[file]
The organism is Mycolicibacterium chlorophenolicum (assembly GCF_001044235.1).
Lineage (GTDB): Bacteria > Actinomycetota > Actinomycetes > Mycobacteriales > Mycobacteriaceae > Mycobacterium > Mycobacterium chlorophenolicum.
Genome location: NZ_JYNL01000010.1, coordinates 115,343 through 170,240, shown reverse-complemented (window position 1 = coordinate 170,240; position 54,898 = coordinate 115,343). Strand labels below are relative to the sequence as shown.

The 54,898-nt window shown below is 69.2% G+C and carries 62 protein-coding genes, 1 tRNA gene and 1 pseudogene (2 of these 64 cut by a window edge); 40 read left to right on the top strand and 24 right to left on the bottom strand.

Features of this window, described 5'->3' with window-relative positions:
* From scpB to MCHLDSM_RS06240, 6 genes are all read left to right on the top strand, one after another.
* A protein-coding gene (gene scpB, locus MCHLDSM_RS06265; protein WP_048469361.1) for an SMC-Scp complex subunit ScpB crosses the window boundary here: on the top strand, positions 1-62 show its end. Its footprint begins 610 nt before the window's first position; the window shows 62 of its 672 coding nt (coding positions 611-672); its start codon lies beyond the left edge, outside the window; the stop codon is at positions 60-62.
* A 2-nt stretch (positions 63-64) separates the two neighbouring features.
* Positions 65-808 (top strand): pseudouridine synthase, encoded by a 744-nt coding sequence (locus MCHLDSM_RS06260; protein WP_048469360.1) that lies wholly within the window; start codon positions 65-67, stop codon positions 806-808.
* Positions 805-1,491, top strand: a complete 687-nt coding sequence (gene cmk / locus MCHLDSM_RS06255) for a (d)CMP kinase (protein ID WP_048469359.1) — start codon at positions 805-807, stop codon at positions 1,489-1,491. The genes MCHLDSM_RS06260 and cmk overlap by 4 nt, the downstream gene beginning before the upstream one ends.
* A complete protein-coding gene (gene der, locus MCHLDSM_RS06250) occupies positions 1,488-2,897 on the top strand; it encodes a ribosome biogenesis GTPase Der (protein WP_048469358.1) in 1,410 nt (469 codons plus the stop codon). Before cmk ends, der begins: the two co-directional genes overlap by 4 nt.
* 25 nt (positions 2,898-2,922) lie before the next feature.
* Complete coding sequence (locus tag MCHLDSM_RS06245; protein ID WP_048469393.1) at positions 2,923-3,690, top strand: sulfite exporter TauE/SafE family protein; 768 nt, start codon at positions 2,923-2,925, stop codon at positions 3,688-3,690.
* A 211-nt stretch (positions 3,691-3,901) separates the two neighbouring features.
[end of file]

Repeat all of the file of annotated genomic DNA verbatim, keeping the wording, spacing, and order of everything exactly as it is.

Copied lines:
The organism is Mycolicibacterium chlorophenolicum (assembly GCF_001044235.1).
Lineage (GTDB): Bacteria > Actinomycetota > Actinomycetes > Mycobacteriales > Mycobacteriaceae > Mycobacterium > Mycobacterium chlorophenolicum.
Genome location: NZ_JYNL01000010.1, coordinates 115,343 through 170,240, shown reverse-complemented (window position 1 = coordinate 170,240; position 54,898 = coordinate 115,343). Strand labels below are relative to the sequence as shown.

The 54,898-nt window shown below is 69.2% G+C and carries 62 protein-coding genes, 1 tRNA gene and 1 pseudogene (2 of these 64 cut by a window edge); 40 read left to right on the top strand and 24 right to left on the bottom strand.

Features of this window, described 5'->3' with window-relative positions:
* From scpB to MCHLDSM_RS06240, 6 genes are all read left to right on the top strand, one after another.
* A protein-coding gene (gene scpB, locus MCHLDSM_RS06265; protein WP_048469361.1) for an SMC-Scp complex subunit ScpB crosses the window boundary here: on the top strand, positions 1-62 show its end. Its footprint begins 610 nt before the window's first position; the window shows 62 of its 672 coding nt (coding positions 611-672); its start codon lies beyond the left edge, outside the window; the stop codon is at positions 60-62.
* A 2-nt stretch (positions 63-64) separates the two neighbouring features.
* Positions 65-808 (top strand): pseudouridine synthase, encoded by a 744-nt coding sequence (locus MCHLDSM_RS06260; protein WP_048469360.1) that lies wholly within the window; start codon positions 65-67, stop codon positions 806-808.
* Positions 805-1,491, top strand: a complete 687-nt coding sequence (gene cmk / locus MCHLDSM_RS06255) for a (d)CMP kinase (protein ID WP_048469359.1) — start codon at positions 805-807, stop codon at positions 1,489-1,491. The genes MCHLDSM_RS06260 and cmk overlap by 4 nt, the downstream gene beginning before the upstream one ends.
* A complete protein-coding gene (gene der, locus MCHLDSM_RS06250) occupies positions 1,488-2,897 on the top strand; it encodes a ribosome biogenesis GTPase Der (protein WP_048469358.1) in 1,410 nt (469 codons plus the stop codon). Before cmk ends, der begins: the two co-directional genes overlap by 4 nt.
* 25 nt (positions 2,898-2,922) lie before the next feature.
* Complete coding sequence (locus tag MCHLDSM_RS06245; protein ID WP_048469393.1) at positions 2,923-3,690, top strand: sulfite exporter TauE/SafE family protein; 768 nt, start codon at positions 2,923-2,925, stop codon at positions 3,688-3,690.
* A 211-nt stretch (positions 3,691-3,901) separates the two neighbouring features.